What is the deal with Soy and the Low FODMAP diet?
Updated: Jun 4, 2021
Soybeans are high FODMAP, right? And sometimes soy milk is Low FODMAP while soy flour can be a deal breaker. What is the deal with soy and FODMAPs- why is it sometimes ok for the Low FODMAP diet and sometimes not?
You can include soy in your Low FODMAP diet, with a little knowledge.
Soybeans are high in the FODMAP galacto-oligosaccharides or GOS for short. This is not surprising as GOS is generally found in legumes. The Monash Low FODMAP app does not state a low FODMAP level of soy beans.
So soybeans and foods that contain soybean as an ingredient are not considered low FODMAP- although there is an exception- see soy sauce below.
Edamame are soybeans which have been harvested early. Monash Low FODMAP app states that frozen edamame are low FODMAP at one serve (1/2 cup) but turn into moderate FODMAPs at 1 ¼ cups.
In Australia, you can find soymilk products made from either soybean or soy protein extract. For soy products to be considered low in FODMAPs it needs to come from the soy protein extract whereby the carbohydrate component (GOS) is removed in the processing.
Unfortunately, most products are from soybeans, which tend to be high in the FODMAP GOS. Soy milk products that are low FOMDAP currently available include So Good and Inner Health soy milk (Aldi).
Most soy yoghurt is made from soybeans so avoid, theoretically soy yoghurt can be made from soy protein but tend to also have a high FODMAP ingredient such as inulin added. Rare as hen's teeth.
Coconut yoghurt is low FODMAP for an alternative- but again check no sneaky FODMAPs such as fruit juice or inulin is added.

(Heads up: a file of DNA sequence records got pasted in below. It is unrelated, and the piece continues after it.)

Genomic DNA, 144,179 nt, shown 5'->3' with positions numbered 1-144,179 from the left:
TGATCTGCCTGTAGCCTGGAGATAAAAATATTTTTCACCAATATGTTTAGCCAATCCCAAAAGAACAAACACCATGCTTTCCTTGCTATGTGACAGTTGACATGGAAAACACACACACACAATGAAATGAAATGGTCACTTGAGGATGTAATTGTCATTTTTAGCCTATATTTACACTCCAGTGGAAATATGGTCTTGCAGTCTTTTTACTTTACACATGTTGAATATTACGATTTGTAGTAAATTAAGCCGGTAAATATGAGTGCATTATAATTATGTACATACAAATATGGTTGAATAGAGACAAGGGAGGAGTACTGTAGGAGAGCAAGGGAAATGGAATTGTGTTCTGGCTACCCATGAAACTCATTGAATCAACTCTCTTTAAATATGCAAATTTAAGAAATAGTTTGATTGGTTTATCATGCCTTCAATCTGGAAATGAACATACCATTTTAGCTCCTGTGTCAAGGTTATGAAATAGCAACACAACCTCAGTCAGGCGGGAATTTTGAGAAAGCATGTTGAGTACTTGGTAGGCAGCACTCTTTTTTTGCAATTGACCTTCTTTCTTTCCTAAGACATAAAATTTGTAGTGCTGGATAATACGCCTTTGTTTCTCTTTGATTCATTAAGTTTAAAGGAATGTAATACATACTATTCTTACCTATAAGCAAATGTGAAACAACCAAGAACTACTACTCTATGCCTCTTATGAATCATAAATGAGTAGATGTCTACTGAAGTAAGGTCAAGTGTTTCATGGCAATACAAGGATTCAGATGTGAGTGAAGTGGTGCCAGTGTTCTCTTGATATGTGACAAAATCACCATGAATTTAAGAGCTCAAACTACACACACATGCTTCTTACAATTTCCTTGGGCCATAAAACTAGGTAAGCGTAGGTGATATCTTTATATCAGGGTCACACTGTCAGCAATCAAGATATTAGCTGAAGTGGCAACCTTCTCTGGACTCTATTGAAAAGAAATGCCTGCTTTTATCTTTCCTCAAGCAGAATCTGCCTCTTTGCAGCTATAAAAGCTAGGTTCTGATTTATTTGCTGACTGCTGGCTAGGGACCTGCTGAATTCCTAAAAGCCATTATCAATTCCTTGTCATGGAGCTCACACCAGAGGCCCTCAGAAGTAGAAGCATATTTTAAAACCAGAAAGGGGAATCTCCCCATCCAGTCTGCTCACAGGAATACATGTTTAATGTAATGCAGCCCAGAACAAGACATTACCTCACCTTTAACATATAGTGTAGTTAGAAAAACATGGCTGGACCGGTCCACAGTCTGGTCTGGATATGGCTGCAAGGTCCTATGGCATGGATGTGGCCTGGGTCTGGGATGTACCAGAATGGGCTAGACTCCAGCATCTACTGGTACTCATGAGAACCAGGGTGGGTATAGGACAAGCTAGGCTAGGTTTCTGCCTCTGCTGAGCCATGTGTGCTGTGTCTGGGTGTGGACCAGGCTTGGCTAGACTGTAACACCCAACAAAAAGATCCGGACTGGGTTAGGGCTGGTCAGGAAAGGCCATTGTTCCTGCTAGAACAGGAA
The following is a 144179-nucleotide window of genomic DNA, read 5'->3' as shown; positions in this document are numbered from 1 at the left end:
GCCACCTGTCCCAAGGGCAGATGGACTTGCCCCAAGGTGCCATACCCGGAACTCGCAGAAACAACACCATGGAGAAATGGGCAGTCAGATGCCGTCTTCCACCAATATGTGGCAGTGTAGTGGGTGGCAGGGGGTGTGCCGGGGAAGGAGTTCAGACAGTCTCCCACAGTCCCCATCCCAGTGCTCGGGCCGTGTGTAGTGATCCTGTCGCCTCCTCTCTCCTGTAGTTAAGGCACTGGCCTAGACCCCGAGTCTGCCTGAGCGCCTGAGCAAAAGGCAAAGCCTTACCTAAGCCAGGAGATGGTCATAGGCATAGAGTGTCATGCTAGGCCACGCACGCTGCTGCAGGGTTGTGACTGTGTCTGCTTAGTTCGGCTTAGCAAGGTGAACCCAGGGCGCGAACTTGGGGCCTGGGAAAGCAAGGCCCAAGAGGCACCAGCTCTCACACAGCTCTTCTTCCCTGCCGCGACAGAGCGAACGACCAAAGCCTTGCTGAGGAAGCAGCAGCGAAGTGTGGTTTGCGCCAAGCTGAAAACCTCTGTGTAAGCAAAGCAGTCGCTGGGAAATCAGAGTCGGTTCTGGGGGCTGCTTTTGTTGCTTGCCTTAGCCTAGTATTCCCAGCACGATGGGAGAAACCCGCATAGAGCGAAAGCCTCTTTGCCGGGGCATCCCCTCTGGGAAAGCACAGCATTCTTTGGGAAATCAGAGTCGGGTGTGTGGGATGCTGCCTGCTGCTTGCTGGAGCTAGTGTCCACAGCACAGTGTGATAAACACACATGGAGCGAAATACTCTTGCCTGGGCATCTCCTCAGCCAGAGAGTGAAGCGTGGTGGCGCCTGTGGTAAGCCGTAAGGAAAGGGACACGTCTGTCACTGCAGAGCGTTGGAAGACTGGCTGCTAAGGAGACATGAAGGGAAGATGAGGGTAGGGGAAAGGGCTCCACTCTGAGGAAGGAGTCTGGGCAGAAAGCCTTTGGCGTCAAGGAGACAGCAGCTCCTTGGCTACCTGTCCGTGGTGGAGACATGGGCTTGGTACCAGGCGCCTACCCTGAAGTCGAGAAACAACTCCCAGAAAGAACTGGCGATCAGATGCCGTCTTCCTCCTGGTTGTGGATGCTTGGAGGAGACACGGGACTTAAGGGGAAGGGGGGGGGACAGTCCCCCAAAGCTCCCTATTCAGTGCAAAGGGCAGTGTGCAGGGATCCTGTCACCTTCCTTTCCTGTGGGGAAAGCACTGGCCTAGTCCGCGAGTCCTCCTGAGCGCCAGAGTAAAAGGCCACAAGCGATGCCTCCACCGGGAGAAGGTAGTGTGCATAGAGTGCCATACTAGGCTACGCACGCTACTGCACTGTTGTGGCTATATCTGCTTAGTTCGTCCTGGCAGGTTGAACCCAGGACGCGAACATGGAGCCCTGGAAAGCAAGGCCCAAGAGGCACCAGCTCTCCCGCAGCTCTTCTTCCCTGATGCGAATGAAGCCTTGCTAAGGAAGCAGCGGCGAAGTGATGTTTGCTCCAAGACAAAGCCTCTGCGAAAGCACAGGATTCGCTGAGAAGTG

Tofu is also made from soybeans and it is the processing of this product which causes the FODMAPs to be separated, allowing it to be naturally low in FODMAPs. Firm tofu provides a very good source of protein. Both firm or plain tofu is lofo while silken tofu is high as it has not been pressed and drained like other tofu which means it retains the FODMAPs of the soybean.
Tempeh is also a great option (especially if you are vegan), it is high in protein, and although it is made whole soybeans, this product is fermented which reduces the FODMAP content.
Soy sauce is Low FODMAP for a normal serve, even if soybean is listed on the ingredient list. The processing and fermentation reduces the FODMAP content and renders it low FODMAP.
High in FODMAPs and a real pain as often in foods that could have otherwise been low FODMAP. Ok as a minor ingredient, say up to 4g in a food serve, but avoid if a major ingredient.
Oils are made from fat and not carbohydrates so all oils, including soy oil, are low in FODMAPs.
The only exceptions are when high FODMAP ingredients may have been added such as garlic pieces, although garlic infused oil is quite acceptable.
Soy lecithin is added to foods to help with producing a better quality food product but has negligible carbohydrate so not a FODMAP.
Soy & FODMAP Content Summary
Summary of soy products and FODMAP content (taken from Monash Low FODMAP app and FODMAP Friendly app):
Soybeans (boiled): high in GOS at ¼ cup
Edamame: lofo at ½ cup, at 1 ¼ cup moderate in fructans
Soy milk: from soybeans (high in GOS)
Soy yoghurt: Low FODMAP if made from soy protein and not soy beans and make sure no other high FODMAP ingredients such as inulin
Soy cheese: 1 serve is lofo (2 slices=40g), increased amounts (2 cups=250g) is moderate in GOS and fructans
Tofu: plain not silken, and no upper limit given
Tempeh: lofo for a normal serve (100g) but turns to high FODMAP (fructans) if double this (well 220g to be precise!)
Soy sauce: lofo for a normal serve and no upper limit given
Soy flour: high FODMAP but okay up to 4g
Soy textured protein (TVP): high in GOS and fructans at 1 TBSP
False Chicken (soybeans): lofo at ½ cup (50g), 1 cup is high in GOS, moderate in fructans
Soy has a number of possible health benefits. Knowing how to choose low FODMAP forms of soy means you can continue to enjoy the health benefits of soy while following a Low FODMAP diet.
Monash University FODMAP Diet app. Version 3.0.3. Accessed 18/6/19.
FODMAP Friendly app, Version 3.11. Accessed 18/6/19.
The Nutrition Source. (2019). Straight Talk About Soy. [online] Available at: https://www.hsph.harvard.edu/nutritionsource/soy/ [Accessed 18 Jun. 2019].